Thank you for dropping in to read my inaugural Snap, Crackle and Popping Blog. I hope you’ll make this a regular stop on your Tuesday travels into in cyberspace and engage in banter about books and writing. Today I will answer the oft-repeated question: “Sharon, why do you write about werewolves, Jinn (genies) and other weird things that go bump in the night?” This is analogous to asking mountain climbers why Mount Everest calls their name. My response: “Because they’re here, there and everywhere.”
Paranormal events have played a role in my life since childhood. I have always accepted this alternate reality that many others do not experience or recognize. Their disbelief doesn’t dismiss my psychic experiences: dreams that come true, that I think of someone–and that person calls, and that I knew my sister was pregnant before she did. In the 1970’s while a psychology major at the University of Connecticut, I participated in telepathy experiments using the now famous J.B. Rhine Zener cards and other images. My “hit rate” as a receiver was statistically greater than chance occurrence. Curiosity and pragmatism took me down the paths of psychology (BA), neuroscience (MA in Psychology), Nursing (AAS) and finally, public health (PhD). So, it’s really not surprising that I’ve gravitated to paranormal romance as one of my favorite sub-genres to read and to write.
Nor should it be a major revelation that I like to write about the tension between the scientific and paranormal worlds, as I did in Kiss of the Silver Wolf. In this novella, Charlene Johnson is a rational neuroscientist suddenly confronted with family secrets that defy her logical world. Her parents die in a mysterious car crash and the police rule it a suicide, leaving Charlene and her severely disabled older brother destitute. Forced to take refuge in her mother’s home town of Eden, Kentucky, she discovers a family that’s really a pack of werewolves and a passionate lover who is the alpha male in waiting. Denying her own senses, she fights the paranormal world every step of the way. At last, Charlene is forced to make a life and death choice between who she believes she is and accepting who she really is.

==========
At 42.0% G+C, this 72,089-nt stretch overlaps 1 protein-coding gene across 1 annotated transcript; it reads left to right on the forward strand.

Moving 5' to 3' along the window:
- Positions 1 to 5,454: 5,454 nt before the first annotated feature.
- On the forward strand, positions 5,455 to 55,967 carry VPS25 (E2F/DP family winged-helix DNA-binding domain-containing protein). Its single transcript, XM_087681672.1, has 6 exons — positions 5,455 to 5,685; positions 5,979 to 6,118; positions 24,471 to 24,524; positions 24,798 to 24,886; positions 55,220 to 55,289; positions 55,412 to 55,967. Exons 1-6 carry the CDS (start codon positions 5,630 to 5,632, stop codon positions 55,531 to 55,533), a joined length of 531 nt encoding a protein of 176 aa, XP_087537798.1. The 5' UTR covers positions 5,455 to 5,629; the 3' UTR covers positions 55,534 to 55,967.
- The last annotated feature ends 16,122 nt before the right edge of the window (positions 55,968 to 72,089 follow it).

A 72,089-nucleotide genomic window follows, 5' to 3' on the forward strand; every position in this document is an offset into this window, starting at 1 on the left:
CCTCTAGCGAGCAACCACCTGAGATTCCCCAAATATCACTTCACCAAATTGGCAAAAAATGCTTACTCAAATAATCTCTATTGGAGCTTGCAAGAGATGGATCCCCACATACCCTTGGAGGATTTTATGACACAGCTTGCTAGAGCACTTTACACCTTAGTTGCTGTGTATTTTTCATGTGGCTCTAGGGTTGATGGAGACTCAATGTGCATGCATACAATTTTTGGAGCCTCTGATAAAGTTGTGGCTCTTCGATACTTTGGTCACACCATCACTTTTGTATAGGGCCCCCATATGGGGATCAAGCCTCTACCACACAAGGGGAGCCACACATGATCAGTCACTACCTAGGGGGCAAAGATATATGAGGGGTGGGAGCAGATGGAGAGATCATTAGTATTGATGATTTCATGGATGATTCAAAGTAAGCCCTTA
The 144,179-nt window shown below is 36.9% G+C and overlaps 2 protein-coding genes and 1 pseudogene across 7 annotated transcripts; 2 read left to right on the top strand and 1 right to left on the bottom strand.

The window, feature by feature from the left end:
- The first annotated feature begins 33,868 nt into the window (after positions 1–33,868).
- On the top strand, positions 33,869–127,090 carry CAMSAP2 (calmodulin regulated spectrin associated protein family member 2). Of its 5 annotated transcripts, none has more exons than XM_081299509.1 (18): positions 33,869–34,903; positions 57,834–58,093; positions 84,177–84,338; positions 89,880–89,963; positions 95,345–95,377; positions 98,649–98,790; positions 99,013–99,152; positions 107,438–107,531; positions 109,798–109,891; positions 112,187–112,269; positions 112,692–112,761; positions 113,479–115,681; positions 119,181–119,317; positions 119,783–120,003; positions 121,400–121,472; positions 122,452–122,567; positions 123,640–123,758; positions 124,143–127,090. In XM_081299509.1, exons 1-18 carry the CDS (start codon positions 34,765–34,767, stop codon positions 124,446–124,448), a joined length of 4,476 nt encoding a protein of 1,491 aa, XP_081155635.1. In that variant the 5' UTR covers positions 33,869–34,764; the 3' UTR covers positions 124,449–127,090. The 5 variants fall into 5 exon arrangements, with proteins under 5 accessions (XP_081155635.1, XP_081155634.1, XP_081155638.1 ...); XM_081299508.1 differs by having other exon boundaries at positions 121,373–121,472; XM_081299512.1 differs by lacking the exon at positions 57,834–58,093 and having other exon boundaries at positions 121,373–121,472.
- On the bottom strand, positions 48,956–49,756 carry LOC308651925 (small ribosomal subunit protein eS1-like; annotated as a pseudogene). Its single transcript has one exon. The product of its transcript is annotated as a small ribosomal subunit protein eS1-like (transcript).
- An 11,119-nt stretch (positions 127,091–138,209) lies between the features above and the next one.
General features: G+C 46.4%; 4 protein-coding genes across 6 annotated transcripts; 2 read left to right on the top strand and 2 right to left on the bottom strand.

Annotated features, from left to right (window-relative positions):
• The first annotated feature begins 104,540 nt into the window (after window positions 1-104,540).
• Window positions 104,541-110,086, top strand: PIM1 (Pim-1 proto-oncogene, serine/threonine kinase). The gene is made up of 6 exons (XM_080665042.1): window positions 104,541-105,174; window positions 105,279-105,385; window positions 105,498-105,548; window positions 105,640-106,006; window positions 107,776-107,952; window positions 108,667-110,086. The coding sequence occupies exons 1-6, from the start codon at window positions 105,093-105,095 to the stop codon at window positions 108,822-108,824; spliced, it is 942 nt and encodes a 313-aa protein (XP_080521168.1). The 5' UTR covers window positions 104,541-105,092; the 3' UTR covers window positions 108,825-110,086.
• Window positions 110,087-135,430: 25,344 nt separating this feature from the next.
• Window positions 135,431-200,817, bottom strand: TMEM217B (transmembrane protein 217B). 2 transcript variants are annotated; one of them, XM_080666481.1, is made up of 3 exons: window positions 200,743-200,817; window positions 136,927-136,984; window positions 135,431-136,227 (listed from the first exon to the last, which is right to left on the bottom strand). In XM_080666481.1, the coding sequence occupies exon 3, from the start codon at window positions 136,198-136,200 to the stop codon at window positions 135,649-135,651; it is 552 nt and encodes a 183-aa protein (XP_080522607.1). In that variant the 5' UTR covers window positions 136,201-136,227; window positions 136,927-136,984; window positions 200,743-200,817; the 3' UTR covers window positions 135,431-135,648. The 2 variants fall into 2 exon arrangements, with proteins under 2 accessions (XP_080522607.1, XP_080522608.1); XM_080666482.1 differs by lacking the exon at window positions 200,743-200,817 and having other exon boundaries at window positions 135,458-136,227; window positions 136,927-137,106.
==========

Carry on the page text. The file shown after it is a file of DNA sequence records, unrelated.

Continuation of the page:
For many years, outside the realms of science fiction, horror and paranormal romance, it was felt that science, religion and the paranormal couldn’t coexist–much less cross into each other’s territories. However, Jeffrey Kripal, a highly regarded author who holds the J. Newton Rayzor Chair in Philosophy and Religious Thought at Rice University, where he is also the Chair of the Department of Religious Studies, recently published Authors of the Impossible: The Paranormal and the Sacred. This in-depth examination of four major figures, Frederic Myers, Charles Fort, Jacques Vallee and Bertrand Méheust, researches the links between religious experiences and paranormal reports. Kripal’s scholarship provides a solid foundation and gives other serious scholars permission to explore these intriguing relationships outside the realm of fiction.
In the meantime, for those of us who wish to be transported to romantic paranormal worlds immediately, we need only to find our favorite authors’ works–whether printed book, Kindle, Sony or Nook–curl up in a comfortable chair, grab a cup of tea and read.